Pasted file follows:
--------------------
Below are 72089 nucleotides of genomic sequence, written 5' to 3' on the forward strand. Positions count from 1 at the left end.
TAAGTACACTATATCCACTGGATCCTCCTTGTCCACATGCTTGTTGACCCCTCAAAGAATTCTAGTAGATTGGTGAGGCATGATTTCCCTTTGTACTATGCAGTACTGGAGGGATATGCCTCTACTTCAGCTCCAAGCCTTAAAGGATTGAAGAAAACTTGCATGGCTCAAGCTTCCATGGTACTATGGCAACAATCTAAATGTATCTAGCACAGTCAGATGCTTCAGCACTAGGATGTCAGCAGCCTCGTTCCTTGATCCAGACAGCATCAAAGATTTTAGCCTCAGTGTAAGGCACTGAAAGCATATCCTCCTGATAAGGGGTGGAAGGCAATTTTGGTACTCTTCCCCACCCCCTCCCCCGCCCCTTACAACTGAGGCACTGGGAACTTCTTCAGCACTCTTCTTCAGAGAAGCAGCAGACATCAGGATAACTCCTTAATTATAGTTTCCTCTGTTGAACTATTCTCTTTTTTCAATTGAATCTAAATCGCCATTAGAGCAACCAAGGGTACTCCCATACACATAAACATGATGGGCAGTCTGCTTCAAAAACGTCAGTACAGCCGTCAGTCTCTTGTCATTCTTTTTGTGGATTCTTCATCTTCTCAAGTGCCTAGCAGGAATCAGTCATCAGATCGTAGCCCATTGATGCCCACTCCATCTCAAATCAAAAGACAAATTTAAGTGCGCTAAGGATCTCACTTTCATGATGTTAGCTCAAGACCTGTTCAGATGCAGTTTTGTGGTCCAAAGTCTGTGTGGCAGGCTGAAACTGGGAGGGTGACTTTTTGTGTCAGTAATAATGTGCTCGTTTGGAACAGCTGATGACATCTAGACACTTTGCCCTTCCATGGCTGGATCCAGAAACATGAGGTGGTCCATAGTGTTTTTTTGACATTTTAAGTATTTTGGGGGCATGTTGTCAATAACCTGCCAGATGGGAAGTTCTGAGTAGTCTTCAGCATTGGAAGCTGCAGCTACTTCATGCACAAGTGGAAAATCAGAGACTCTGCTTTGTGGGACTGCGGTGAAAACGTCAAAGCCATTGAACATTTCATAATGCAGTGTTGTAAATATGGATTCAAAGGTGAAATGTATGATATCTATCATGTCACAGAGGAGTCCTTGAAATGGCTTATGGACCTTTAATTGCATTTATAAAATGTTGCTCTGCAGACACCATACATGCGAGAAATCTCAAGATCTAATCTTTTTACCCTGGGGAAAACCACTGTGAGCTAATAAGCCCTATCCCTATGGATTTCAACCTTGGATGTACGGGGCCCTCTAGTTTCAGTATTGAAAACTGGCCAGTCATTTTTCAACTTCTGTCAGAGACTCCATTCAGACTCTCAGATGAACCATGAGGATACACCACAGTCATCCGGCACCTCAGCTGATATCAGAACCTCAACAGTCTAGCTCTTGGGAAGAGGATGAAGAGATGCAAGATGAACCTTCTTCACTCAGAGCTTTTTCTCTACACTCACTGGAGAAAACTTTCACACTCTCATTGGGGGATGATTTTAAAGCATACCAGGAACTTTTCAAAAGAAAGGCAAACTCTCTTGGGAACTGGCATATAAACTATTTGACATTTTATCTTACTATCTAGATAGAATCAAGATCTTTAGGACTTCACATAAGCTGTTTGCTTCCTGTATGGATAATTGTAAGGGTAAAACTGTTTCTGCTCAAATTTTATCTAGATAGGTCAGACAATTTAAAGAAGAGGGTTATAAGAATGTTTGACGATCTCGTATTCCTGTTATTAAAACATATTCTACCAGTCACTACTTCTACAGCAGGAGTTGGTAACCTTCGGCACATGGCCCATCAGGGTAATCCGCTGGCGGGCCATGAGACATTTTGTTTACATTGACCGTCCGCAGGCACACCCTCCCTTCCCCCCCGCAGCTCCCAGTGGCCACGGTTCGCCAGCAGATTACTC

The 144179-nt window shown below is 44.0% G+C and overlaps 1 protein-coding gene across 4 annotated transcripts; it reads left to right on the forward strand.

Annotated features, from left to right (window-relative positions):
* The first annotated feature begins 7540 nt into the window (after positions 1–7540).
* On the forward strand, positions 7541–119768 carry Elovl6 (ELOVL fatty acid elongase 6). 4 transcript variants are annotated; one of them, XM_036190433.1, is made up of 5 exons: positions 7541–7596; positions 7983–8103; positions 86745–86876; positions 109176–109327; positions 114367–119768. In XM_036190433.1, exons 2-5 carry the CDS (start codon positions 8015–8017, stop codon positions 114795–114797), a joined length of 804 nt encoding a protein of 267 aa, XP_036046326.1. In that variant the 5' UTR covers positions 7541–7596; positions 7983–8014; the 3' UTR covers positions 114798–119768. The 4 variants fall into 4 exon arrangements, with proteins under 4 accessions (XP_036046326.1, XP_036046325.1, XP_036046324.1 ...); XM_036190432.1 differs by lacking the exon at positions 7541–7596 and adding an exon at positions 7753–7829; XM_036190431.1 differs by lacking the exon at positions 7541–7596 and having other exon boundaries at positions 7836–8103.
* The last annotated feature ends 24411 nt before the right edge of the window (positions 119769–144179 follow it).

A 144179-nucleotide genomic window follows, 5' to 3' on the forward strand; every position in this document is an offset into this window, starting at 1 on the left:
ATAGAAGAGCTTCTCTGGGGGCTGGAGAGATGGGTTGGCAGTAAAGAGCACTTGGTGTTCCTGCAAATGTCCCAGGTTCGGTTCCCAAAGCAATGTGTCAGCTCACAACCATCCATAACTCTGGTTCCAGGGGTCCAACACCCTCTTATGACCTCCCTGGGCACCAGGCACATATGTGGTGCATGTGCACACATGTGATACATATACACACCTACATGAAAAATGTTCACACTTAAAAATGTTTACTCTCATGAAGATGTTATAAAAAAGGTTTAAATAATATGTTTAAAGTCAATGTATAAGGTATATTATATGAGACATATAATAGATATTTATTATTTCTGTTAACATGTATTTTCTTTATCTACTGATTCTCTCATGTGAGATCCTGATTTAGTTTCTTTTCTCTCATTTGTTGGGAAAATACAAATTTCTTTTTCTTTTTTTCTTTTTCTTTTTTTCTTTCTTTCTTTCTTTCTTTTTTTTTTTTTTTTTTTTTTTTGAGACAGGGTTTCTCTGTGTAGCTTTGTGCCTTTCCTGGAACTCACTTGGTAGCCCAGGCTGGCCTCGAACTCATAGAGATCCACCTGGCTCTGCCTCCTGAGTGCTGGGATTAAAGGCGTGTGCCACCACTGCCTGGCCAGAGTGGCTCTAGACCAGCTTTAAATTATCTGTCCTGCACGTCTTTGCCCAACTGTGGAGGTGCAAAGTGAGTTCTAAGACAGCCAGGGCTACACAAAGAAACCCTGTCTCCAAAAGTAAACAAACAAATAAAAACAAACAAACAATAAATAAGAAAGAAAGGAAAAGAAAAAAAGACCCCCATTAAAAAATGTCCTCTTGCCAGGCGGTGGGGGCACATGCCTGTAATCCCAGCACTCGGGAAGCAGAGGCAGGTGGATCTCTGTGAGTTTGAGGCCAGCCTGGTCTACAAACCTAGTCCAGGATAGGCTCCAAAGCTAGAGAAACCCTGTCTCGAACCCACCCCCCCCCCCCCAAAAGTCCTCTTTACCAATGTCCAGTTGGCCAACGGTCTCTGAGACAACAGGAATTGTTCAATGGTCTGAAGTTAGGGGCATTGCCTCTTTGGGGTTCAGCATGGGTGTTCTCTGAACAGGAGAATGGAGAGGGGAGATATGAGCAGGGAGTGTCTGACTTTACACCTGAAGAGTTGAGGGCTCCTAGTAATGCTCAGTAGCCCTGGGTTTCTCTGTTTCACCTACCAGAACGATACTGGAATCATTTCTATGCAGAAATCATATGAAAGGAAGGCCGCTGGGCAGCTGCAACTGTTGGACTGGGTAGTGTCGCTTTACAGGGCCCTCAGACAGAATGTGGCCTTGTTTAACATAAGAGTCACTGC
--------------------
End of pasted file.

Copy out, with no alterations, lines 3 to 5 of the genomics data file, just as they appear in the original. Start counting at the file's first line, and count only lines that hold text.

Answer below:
The 144179-nt window shown below is 44.0% G+C and overlaps 1 protein-coding gene across 4 annotated transcripts; it reads left to right on the forward strand.

Annotated features, from left to right (window-relative positions):
* The first annotated feature begins 7540 nt into the window (after positions 1–7540).